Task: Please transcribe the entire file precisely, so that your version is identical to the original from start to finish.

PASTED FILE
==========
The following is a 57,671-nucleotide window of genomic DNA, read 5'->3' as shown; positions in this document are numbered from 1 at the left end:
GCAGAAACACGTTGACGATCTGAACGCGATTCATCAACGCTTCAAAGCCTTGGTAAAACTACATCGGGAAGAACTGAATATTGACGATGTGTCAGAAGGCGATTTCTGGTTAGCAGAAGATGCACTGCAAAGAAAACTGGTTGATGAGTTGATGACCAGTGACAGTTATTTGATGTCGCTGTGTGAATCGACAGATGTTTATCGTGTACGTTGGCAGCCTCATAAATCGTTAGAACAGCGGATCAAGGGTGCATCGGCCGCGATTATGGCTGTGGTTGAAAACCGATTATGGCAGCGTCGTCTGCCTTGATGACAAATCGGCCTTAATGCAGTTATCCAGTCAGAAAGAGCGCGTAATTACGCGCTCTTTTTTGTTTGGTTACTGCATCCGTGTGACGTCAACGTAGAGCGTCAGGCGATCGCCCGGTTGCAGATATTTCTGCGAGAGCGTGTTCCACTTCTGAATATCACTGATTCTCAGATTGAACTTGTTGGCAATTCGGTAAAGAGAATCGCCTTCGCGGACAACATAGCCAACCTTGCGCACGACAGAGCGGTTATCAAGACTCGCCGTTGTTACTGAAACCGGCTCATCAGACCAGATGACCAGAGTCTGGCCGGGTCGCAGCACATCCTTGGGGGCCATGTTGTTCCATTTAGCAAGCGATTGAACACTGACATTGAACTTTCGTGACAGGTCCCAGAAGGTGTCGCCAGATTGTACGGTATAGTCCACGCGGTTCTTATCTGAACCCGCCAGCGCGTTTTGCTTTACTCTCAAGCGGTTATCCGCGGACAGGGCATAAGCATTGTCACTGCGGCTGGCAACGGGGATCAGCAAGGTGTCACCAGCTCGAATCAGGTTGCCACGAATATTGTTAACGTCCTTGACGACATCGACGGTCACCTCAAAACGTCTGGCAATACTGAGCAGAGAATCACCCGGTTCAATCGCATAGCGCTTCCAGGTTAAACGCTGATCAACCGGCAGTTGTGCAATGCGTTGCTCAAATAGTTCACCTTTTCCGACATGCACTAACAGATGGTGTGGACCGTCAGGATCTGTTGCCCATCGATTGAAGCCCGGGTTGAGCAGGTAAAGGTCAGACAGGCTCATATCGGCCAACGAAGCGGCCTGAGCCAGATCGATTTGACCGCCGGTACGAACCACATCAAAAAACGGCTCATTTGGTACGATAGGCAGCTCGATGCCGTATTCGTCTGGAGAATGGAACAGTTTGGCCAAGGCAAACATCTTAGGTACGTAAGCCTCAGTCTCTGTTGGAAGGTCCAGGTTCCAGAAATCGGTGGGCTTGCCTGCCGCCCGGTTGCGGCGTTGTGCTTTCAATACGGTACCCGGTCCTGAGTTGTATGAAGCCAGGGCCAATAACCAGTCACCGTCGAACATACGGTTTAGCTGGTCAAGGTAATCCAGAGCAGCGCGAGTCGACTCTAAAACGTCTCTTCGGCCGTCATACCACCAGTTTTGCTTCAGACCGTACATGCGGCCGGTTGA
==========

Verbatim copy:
The following is a 57,671-nucleotide window of genomic DNA, read 5'->3' as shown; positions in this document are numbered from 1 at the left end:
GCAGAAACACGTTGACGATCTGAACGCGATTCATCAACGCTTCAAAGCCTTGGTAAAACTACATCGGGAAGAACTGAATATTGACGATGTGTCAGAAGGCGATTTCTGGTTAGCAGAAGATGCACTGCAAAGAAAACTGGTTGATGAGTTGATGACCAGTGACAGTTATTTGATGTCGCTGTGTGAATCGACAGATGTTTATCGTGTACGTTGGCAGCCTCATAAATCGTTAGAACAGCGGATCAAGGGTGCATCGGCCGCGATTATGGCTGTGGTTGAAAACCGATTATGGCAGCGTCGTCTGCCTTGATGACAAATCGGCCTTAATGCAGTTATCCAGTCAGAAAGAGCGCGTAATTACGCGCTCTTTTTTGTTTGGTTACTGCATCCGTGTGACGTCAACGTAGAGCGTCAGGCGATCGCCCGGTTGCAGATATTTCTGCGAGAGCGTGTTCCACTTCTGAATATCACTGATTCTCAGATTGAACTTGTTGGCAATTCGGTAAAGAGAATCGCCTTCGCGGACAACATAGCCAACCTTGCGCACGACAGAGCGGTTATCAAGACTCGCCGTTGTTACTGAAACCGGCTCATCAGACCAGATGACCAGAGTCTGGCCGGGTCGCAGCACATCCTTGGGGGCCATGTTGTTCCATTTAGCAAGCGATTGAACACTGACATTGAACTTTCGTGACAGGTCCCAGAAGGTGTCGCCAGATTGTACGGTATAGTCCACGCGGTTCTTATCTGAACCCGCCAGCGCGTTTTGCTTTACTCTCAAGCGGTTATCCGCGGACAGGGCATAAGCATTGTCACTGCGGCTGGCAACGGGGATCAGCAAGGTGTCACCAGCTCGAATCAGGTTGCCACGAATATTGTTAACGTCCTTGACGACATCGACGGTCACCTCAAAACGTCTGGCAATACTGAGCAGAGAATCACCCGGTTCAATCGCATAGCGCTTCCAGGTTAAACGCTGATCAACCGGCAGTTGTGCAATGCGTTGCTCAAATAGTTCACCTTTTCCGACATGCACTAACAGATGGTGTGGACCGTCAGGATCTGTTGCCCATCGATTGAAGCCCGGGTTGAGCAGGTAAAGGTCAGACAGGCTCATATCGGCCAACGAAGCGGCCTGAGCCAGATCGATTTGACCGCCGGTACGAACCACATCAAAAAACGGCTCATTTGGTACGATAGGCAGCTCGATGCCGTATTCGTCTGGAGAATGGAACAGTTTGGCCAAGGCAAACATCTTAGGTACGTAAGCCTCAGTCTCTGTTGGAAGGTCCAGGTTCCAGAAATCGGTGGGCTTGCCTGCCGCCCGGTTGCGGCGTTGTGCTTTCAATACGGTACCCGGTCCTGAGTTGTATGAAGCCAGGGCCAATAACCAGTCACCGTCGAACATACGGTTTAGCTGGTCAAGGTAATCCAGAGCAGCGCGAGTCGACTCTAAAACGTCTCTTCGGCCGTCATACCACCAGTTTTGCTTCAGACCGTACATGCGGCCGGTTGA